Atheists are coming out of the closet now because we are tired of leaders who take us to war guided by apocalyptic religious prophecies. We’re concerned by the erosion of the separation of church and state. We abhor the religious right’s bigotry against gays and their attempts to force “creation science” into the classroom. Organized religion is not a force for good in this world.

  18. Kat

    I have never met or read, any atheist who claims beyond a doubt, that there is no god.
    Atheism is not about declaring that there is no god.
    Atheism is a lack of belief in god or active disbelief in god.
    Atheists, just as Christians and Agnostics, do not know with any amount of certainty, whether there is a god or not.
    Atheists are simply saying that we do not believe that there is a god.
    That is not stating that there isn’t a god, it is simply saying that we do not believe in any god(s).
    That is a huge difference.

  19. Jim

    Ian, you call them “arrogant atheist,” and I call them “armchair atheist.”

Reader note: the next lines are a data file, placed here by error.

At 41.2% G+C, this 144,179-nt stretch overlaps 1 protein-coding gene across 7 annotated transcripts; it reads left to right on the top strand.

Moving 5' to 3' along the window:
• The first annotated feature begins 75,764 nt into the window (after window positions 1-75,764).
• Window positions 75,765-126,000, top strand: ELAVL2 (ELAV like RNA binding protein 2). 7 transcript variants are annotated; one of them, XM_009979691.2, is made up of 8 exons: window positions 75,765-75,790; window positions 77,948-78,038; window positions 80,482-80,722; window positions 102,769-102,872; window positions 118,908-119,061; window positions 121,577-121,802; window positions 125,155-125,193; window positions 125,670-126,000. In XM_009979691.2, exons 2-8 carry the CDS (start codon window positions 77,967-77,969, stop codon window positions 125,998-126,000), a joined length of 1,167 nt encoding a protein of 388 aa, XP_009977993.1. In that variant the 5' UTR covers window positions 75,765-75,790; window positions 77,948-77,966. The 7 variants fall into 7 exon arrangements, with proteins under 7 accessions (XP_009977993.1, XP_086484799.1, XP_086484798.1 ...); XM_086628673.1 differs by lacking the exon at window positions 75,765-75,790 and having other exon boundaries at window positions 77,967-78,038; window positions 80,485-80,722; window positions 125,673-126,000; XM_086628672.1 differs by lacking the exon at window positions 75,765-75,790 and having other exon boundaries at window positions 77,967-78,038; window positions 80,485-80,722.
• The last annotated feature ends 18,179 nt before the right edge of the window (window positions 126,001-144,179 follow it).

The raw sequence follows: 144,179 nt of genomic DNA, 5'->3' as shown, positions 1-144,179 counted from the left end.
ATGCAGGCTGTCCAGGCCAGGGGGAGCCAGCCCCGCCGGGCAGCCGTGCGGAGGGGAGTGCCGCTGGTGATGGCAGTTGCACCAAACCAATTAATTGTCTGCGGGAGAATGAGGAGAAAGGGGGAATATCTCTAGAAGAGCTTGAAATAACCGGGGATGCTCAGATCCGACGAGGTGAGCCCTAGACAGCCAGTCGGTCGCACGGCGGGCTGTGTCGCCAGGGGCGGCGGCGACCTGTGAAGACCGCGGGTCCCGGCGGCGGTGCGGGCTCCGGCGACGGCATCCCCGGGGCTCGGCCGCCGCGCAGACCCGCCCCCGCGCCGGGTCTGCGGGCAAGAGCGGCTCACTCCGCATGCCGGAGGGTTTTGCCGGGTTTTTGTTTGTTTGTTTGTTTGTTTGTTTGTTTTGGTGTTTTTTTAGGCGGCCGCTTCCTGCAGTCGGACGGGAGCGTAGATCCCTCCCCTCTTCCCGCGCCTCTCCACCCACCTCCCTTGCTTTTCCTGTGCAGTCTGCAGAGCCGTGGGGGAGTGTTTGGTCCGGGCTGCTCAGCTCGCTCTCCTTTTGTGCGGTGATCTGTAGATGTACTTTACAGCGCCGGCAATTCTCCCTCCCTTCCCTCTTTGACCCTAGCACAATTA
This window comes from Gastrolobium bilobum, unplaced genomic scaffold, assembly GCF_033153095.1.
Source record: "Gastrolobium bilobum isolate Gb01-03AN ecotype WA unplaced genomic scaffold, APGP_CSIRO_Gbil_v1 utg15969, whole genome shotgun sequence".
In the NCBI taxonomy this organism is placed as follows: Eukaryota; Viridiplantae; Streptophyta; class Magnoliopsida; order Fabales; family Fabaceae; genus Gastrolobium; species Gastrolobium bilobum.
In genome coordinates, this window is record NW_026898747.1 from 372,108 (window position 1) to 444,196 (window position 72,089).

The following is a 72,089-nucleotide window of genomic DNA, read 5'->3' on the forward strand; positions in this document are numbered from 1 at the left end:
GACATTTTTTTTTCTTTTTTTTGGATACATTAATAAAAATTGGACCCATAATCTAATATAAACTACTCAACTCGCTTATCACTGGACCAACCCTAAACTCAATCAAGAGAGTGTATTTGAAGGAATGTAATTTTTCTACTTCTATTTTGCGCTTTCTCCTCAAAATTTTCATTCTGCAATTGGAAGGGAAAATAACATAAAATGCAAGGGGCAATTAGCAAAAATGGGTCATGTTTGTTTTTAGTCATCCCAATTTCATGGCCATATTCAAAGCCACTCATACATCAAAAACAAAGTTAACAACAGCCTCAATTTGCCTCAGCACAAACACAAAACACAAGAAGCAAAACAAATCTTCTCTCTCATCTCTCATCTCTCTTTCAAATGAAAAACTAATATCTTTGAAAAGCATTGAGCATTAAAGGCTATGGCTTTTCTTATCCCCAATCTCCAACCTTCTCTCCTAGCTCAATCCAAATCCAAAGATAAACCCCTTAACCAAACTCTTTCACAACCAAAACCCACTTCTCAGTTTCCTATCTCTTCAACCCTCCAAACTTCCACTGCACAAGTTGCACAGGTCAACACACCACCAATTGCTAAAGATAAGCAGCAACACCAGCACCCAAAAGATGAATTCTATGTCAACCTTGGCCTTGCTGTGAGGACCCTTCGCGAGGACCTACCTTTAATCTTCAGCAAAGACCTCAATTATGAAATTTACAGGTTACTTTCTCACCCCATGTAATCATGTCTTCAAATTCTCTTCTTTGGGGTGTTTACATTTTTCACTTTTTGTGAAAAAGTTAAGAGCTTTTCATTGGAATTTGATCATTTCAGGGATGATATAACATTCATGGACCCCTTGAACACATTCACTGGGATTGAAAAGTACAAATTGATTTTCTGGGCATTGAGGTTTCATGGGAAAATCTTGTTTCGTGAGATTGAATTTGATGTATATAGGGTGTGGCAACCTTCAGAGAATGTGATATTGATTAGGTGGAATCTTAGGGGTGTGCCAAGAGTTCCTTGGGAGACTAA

Here’s why. Humans are not abstract beings existing outside the world. Consciousness is not the consciousness of an abstract human; it is the self-feeling of humans in the world of humans, living in active social relations with other humans and forming a distinctive society. The concept of God or gods did not fall from the sky but, rather, evolved alongside of human activity and social relations. The need for gods arose out of real human social needs: fears, the unknown, hostile weather, unpredictable agriculture, disease, pain, death. The belief in gods is a real component of our current social relations.

    This struggle against the errors and distortions of human society can never be an abstract struggle against God or religion because such a struggle is not a real one—it is ideal truth fighting ideal God. Both idealistic concepts, there-is-God and there-is-not-god, when abstracted from action–from the human society from which they arose–are unreal. There is no absolute truth to set against fantastic lies. It’s impossible to prove the not-existence of anything, be it a god or a tooth fairy.